Everyone here has a personal dog story or two, or maybe many. But all of these examples are purely anecdotal. They mean nothing, speaking from a strict statistical point of view. You also need to ignore virtually ALL studies about dog BITES! All dogs bite. For many reasons. Some bite as a warning, like a German Shepherd. Other bite when they are playing, which often involve children and panicky parents, and some dogs bite with the intent to do serious harm. The only meaningful statistics in this discussion are Deaths By Dog Bite. And these studies show that the most aggressive dogs are Pit Bulls and Rottweilers. Everyone knows somebody who has a sweet Pit Bull. I am not saying ALL Pit Bulls are bad, just that the breed has the most DBDB, by far. It's not really even close.
Jeff Songster May 11, 2012 at 04:44 PM
They need to be restricted and regulated... all pits and presa canarios owned by inidviduals need to be spayed or neutered... All breeders must be located outside populated areas and must keep $1 million bond on deposit to pay for 'accidents' caused by their animals. Failure to follow this should be punishable by losing animals and licenses. Any dangerous animals in city limits should be eliminated or forever removed from cities.
Randy Merrell May 11, 2012 at 05:16 PM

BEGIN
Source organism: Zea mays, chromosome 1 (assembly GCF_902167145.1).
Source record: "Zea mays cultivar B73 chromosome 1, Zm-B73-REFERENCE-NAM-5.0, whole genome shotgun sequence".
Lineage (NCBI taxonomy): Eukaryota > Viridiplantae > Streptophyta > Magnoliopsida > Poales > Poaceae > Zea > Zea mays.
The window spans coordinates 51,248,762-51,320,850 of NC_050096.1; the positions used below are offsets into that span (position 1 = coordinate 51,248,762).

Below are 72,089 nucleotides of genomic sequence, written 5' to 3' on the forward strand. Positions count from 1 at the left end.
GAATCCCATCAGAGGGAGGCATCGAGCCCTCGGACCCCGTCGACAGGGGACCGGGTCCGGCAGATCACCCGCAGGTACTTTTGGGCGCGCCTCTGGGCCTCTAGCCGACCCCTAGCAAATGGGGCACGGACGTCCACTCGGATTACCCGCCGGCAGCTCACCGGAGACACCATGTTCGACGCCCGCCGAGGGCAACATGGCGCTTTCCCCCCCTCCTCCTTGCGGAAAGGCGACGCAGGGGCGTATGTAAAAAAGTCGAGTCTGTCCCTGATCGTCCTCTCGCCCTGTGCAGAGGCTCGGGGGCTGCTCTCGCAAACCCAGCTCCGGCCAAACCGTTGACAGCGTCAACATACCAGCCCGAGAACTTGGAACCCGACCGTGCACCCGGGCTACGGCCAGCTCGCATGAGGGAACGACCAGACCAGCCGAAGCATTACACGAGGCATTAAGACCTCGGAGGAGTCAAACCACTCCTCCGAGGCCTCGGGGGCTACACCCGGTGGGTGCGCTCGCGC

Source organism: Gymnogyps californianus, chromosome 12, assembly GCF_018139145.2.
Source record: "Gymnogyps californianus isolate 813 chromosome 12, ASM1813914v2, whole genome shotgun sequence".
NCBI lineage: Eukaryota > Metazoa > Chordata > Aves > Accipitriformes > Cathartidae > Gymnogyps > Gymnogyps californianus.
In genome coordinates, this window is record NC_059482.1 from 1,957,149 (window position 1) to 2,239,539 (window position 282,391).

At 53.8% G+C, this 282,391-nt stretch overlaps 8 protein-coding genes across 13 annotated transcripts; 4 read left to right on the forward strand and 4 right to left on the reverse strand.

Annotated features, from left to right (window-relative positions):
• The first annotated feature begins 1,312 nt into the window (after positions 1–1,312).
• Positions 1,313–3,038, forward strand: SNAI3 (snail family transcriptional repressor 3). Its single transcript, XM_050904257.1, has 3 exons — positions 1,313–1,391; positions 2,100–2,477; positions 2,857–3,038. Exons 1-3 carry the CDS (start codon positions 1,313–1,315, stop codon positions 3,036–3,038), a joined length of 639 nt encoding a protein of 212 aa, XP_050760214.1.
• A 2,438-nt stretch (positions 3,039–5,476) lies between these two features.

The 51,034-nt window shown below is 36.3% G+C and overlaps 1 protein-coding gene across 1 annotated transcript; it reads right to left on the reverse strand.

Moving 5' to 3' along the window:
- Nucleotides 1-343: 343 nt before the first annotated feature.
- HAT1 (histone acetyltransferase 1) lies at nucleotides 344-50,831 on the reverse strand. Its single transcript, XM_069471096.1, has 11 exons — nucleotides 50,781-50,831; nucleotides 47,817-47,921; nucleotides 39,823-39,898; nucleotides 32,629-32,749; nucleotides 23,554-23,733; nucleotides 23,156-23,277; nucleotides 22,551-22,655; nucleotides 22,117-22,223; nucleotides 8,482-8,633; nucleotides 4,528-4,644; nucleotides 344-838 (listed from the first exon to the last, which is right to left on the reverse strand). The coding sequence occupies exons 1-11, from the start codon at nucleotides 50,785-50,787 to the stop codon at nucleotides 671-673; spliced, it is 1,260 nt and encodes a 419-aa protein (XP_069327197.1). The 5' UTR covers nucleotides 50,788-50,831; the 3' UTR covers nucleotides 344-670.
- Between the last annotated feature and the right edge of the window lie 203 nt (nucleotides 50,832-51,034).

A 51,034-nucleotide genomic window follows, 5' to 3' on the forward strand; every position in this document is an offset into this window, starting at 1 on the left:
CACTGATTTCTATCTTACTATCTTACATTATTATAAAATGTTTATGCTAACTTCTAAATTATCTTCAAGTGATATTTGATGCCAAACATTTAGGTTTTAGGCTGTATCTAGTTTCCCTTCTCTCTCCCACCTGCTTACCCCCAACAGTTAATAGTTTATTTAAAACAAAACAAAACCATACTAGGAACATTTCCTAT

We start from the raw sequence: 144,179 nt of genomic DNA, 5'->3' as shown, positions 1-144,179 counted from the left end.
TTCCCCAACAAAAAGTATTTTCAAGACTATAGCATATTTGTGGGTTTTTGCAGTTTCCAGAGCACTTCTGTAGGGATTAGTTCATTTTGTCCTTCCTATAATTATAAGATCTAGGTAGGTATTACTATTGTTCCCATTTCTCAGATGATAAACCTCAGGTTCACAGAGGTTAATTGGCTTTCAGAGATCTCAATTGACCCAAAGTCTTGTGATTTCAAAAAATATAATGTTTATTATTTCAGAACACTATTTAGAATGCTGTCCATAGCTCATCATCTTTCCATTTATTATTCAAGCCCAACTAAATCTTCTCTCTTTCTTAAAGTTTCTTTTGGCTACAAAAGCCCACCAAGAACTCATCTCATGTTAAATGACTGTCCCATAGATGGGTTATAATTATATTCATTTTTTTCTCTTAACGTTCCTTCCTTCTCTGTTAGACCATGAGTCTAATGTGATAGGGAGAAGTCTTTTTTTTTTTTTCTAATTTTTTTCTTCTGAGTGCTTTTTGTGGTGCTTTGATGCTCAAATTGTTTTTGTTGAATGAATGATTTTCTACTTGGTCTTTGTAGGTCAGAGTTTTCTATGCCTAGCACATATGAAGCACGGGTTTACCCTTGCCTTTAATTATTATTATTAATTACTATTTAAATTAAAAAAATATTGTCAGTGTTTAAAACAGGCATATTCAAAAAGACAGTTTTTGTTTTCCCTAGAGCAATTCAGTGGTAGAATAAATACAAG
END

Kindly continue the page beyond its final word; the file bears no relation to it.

Brandi, German Shepherds are commonly used as police dogs because they are smart, obedient, easily trained, intuitive, protective and intimidating. But they are not inherently aggressive. That is why they ALSO are used commonly as guide dogs. Do you think that being a guide dog is a good role for a dog that is "one of the worst"? Don't think so. Come on Brandi. Think about it. German Shepherds are exceptional dogs.
tony May 11, 2012 at 07:19 PM
If you don't think that Pit Bulls have been superbred to fight you are swimming in the river of Denial. Unfortunately it will take decades to clean up the blood line and the I.Q. of far too many of the owners wish to see the breed go the other way.............I love dogs as well and have owned Boxer's, Boston Terriers, and hope to someday get an English Bulldog. All gentle breeds.As far as an attacking and or biting Pit Bull..............I believe you need to do away with the dog and then the owner, not necessarily in that order.